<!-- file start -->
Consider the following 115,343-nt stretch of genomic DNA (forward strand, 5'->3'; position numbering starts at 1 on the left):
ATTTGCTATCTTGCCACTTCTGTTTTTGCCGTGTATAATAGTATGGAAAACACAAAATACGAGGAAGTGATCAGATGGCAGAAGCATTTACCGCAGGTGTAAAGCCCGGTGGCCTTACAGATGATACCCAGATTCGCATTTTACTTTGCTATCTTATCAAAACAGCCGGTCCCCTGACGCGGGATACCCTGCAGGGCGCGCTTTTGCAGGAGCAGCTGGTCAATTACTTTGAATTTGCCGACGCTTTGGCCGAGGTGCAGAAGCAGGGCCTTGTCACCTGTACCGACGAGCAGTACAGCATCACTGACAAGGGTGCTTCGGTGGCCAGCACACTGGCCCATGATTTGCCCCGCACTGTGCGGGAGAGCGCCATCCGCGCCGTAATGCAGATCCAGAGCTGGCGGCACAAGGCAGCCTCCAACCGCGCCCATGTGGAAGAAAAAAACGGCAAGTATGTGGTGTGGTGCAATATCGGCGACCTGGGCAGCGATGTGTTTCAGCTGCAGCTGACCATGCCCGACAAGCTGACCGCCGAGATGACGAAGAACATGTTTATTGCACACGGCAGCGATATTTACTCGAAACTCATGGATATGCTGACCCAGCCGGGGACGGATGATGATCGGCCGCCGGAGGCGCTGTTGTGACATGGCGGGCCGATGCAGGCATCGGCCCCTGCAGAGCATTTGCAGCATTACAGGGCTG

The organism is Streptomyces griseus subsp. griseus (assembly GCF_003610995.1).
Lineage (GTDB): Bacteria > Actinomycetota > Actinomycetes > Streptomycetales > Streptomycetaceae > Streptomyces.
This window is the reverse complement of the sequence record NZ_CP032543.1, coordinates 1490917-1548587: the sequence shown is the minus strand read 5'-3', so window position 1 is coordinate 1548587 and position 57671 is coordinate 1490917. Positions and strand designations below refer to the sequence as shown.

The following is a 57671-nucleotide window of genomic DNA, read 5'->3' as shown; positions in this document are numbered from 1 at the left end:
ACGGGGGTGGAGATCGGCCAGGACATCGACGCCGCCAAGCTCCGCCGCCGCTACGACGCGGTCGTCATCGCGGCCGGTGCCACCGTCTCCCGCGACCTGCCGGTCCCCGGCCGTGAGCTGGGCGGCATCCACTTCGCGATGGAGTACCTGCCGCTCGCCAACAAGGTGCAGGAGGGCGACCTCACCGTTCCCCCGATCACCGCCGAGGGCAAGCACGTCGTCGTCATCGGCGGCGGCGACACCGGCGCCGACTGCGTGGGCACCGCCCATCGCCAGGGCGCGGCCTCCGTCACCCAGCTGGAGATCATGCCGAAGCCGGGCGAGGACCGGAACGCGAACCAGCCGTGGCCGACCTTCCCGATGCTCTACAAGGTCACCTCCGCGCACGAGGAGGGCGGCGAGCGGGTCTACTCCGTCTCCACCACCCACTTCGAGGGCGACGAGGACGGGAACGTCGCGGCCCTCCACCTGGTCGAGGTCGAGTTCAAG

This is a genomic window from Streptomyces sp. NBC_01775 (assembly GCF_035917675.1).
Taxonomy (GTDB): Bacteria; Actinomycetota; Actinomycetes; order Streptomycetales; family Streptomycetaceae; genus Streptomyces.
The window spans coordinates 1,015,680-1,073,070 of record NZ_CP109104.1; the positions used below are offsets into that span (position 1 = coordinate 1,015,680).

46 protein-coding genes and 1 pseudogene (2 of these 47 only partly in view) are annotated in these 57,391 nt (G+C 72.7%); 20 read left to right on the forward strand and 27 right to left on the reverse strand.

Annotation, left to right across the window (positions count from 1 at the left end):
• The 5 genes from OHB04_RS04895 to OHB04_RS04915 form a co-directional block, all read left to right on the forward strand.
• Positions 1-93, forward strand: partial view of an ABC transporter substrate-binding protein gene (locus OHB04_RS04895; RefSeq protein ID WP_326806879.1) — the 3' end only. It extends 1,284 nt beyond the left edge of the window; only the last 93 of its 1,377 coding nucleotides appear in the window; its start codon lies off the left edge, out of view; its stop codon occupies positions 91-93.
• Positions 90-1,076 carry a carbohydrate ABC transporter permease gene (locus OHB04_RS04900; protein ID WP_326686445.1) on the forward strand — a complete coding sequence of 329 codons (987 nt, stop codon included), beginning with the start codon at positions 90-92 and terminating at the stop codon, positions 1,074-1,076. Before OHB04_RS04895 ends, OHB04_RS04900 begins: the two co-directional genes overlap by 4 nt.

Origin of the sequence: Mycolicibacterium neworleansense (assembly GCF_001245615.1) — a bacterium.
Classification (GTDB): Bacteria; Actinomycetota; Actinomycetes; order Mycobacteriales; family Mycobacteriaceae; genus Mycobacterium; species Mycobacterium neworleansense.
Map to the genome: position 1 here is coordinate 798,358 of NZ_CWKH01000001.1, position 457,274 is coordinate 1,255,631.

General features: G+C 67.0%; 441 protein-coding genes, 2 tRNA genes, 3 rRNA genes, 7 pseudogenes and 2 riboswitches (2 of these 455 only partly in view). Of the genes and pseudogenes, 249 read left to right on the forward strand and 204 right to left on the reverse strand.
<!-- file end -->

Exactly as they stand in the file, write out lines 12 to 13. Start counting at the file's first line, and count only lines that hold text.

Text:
Annotation, left to right across the window (positions count from 1 at the left end):
• The 5 genes from OHB04_RS04895 to OHB04_RS04915 form a co-directional block, all read left to right on the forward strand.